Mutational Signatures in Cancer


A cancer carries thousands of somatic mutations, most of which provide no selective advantage to clones which acquire them. Much research is focussed on the few driver mutations that do confer such an advantage; how such mutations enable cancer development and whether they can be targeted as cancer therapies.  However, the recent reduction in cost of large scale sequencing (either whole exome or whole genome sequencing), has allowed mutational information to be used in a different way.  The study of mutational signatures can provide information about the mutagens to which a patient has been exposed to over a lifetime, any DNA repair mechanisms malfunctioning within the tumour, and potential therapeutic agents to which the tumour may be sensitive (Helleday, Eshtad et al. 2014).

Following large scale sequencing, signatures are generated by categorising base pair substitutions into 6 categories (C.G→A.T, C.G→G.C, C.G→T.A, T.A→A.T, T.A→C.G, T.A→G.C) and also taking into account the bases on each side of the substituted base. This gives 96 possibilities and each of these can be scored, giving an image such as that below.  This is a signature common in colorectal cancers, and is a product of defects in the mismatch repair (MMR) pathway.

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Figure 1. An example of a mutational signature from a MMR defective tumour. Taken from http://cancer.sanger.ac.uk/cosmic/signatures

Sequencing can also provide information about other types of mutation.  Indels, which are insertions or deletions can be quantified, together with their average size.  This provides further information about the damage/repair environment within the tumour.  For example, indels between 4 and approximately 50 bases, surrounded by mircohomology can be indicative of tumours relying on non-homologous end joining due to a defect in homologous recombination (HR).  Information about gross chromosomal rearrangements, such as tandem duplications, translocations and karyotypic variations can be integrated with base substitution information.  This can be viewed in a circos plot.  Below are examples of these plots from a tumour defective in homologous recombination (A) with large numbers of rearrangements and another defective in MMR (B) with large numbers of substitutions.

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Figure 2. Circos plots of tumours with different repair defects.  A is HR defective and B is MMR defective.  Adapted from (Davies, Morganella et al. 2017).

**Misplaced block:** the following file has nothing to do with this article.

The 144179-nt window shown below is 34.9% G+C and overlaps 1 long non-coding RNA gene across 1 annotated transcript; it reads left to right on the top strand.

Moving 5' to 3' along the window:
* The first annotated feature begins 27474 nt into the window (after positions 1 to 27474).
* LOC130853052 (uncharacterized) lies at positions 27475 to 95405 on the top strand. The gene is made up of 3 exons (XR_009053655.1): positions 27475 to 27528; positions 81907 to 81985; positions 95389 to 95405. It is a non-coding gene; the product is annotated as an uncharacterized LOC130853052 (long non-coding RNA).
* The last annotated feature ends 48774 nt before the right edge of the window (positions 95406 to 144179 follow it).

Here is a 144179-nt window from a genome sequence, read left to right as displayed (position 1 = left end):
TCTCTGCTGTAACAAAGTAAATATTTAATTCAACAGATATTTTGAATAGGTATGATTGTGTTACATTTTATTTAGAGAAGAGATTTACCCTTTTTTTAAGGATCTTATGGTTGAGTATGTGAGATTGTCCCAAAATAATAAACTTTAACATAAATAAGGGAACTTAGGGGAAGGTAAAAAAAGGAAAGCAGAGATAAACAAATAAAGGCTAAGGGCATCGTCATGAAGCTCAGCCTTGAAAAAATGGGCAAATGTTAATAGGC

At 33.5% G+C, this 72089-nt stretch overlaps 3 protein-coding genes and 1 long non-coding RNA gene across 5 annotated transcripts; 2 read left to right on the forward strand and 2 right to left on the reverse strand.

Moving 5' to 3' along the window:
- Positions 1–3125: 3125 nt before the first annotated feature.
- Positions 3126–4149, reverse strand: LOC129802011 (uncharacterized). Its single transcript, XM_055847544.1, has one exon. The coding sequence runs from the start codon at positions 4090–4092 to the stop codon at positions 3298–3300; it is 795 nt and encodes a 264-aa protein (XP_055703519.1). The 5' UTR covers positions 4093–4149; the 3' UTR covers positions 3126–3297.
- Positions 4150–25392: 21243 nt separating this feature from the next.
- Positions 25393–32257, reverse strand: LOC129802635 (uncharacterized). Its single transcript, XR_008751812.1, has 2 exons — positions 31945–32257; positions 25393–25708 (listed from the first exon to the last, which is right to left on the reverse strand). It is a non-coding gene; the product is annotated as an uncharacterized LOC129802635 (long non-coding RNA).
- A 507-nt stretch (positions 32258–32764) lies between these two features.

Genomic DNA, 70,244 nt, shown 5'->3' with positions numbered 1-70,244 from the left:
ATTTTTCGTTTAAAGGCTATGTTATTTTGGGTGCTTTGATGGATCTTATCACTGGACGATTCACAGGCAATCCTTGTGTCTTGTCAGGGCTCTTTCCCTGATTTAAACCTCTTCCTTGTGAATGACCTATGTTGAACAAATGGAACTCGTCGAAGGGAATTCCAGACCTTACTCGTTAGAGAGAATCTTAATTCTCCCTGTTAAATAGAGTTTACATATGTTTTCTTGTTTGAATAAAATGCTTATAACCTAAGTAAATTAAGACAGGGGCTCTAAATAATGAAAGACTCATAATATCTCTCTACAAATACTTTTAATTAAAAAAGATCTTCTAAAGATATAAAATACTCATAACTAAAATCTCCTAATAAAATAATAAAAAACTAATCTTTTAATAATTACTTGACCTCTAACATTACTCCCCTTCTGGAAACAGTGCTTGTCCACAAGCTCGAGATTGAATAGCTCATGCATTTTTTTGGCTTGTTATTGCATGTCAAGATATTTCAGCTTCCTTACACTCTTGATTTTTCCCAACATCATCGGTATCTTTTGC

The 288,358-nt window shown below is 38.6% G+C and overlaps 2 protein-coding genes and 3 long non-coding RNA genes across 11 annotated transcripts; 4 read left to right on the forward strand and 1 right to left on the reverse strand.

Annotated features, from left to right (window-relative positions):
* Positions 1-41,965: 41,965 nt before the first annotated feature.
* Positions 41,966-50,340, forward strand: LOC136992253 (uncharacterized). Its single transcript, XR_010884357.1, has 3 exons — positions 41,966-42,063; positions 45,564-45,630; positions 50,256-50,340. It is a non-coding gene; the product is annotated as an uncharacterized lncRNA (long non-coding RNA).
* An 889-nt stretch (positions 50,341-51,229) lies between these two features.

So what is the value of studying these mutational signatures? Since they give a historical perspective on the damage accrued by the genome, they can be used to monitor historical exposure to various agents.  For example, the presence of a particular mutational signature associated with exposure to Aristolochic acids (present in traditional medicines) has been identified to be present in a large number hepatocellular carcinomas in Asia (Ng, Poon et al. 2017). This in turn can inform policy on the availability of such agents.

Additionally study of mutational signatures allows the improved targeting of therapies. HR defective tumours present a distinct mutational signature and such tumours are generally sensitive to PARP inhibitors. MMR defective tumours carry a high mutational load and respond well to immune checkpoint inhibitors such as anti-PD-1 antibodies (Le, Durham et al. 2017). Although colorectal tumours are routinely examined for MMR status to allow specific treatment, MMR defective tumours in other cancer types are likely missed. A recent study showed that a small percentage of breast cancers carry MMR defects without germline mutation in MMR genes (Davies, Morganella et al. 2017). These tumours may respond well to immune checkpoint blockade. Therefore, the classification of tumours by mutational signatures could provide a broader but more highly targeted use for several existing therapies. Although currently these are only identified in a research setting, the falling cost of sequencing may allow such characterisation to be part of the process in treatment of cancer patients.

Blog written by Jess Hudson

References:

Davies, H., S. Morganella, C. A. Purdie, S. J. Jang, E. Borgen, H. Russnes, D. Glodzik, X. Zou, A. Viari, A. L. Richardson, A. L. Borresen-Dale, A. Thompson, J. E. Eyfjord, G. Kong, M. R. Stratton and S. Nik-Zainal (2017). “Whole-Genome Sequencing Reveals Breast Cancers with Mismatch Repair Deficiency.” Cancer Res 77(18): 4755-4762.

Helleday, T., S. Eshtad and S. Nik-Zainal (2014). “Mechanisms underlying mutational signatures in human cancers.” Nat Rev Genet 15(9): 585-598.

Le, D. T., J. N. Durham, K. N. Smith, H. Wang, B. R. Bartlett, L. K. Aulakh, S. Lu, H. Kemberling, C. Wilt, B. S. Luber, F. Wong, N. S. Azad, A. A. Rucki, D. Laheru, R. Donehower, A. Zaheer, G. A. Fisher, T. S. Crocenzi, J. J. Lee, T. F. Greten, A. G. Duffy, K. K. Ciombor, A. D. Eyring, B. H. Lam, A. Joe, S. P. Kang, M. Holdhoff, L. Danilova, L. Cope, C. Meyer, S. Zhou, R. M. Goldberg, D. K. Armstrong, K. M. Bever, A. N. Fader, J. Taube, F. Housseau, D. Spetzler, N. Xiao, D. M. Pardoll, N. Papadopoulos, K. W. Kinzler, J. R. Eshleman, B. Vogelstein, R. A. Anders and L. A. Diaz, Jr. (2017). “Mismatch repair deficiency predicts response of solid tumors to PD-1 blockade.” Science 357(6349): 409-413.

Ng, A. W. T., S. L. Poon, M. N. Huang, J. Q. Lim, A. Boot, W. Yu, Y. Suzuki, S. Thangaraju, C. C. Y. Ng, P. Tan, S. T. Pang, H. Y. Huang, M. C. Yu, P. H. Lee, S. Y. Hsieh, A. Y. Chang, B. T. Teh and S. G. Rozen (2017). “Aristolochic acids and their derivatives are widely implicated in liver cancers in Taiwan and throughout Asia.” Sci Transl Med 9(412).

 

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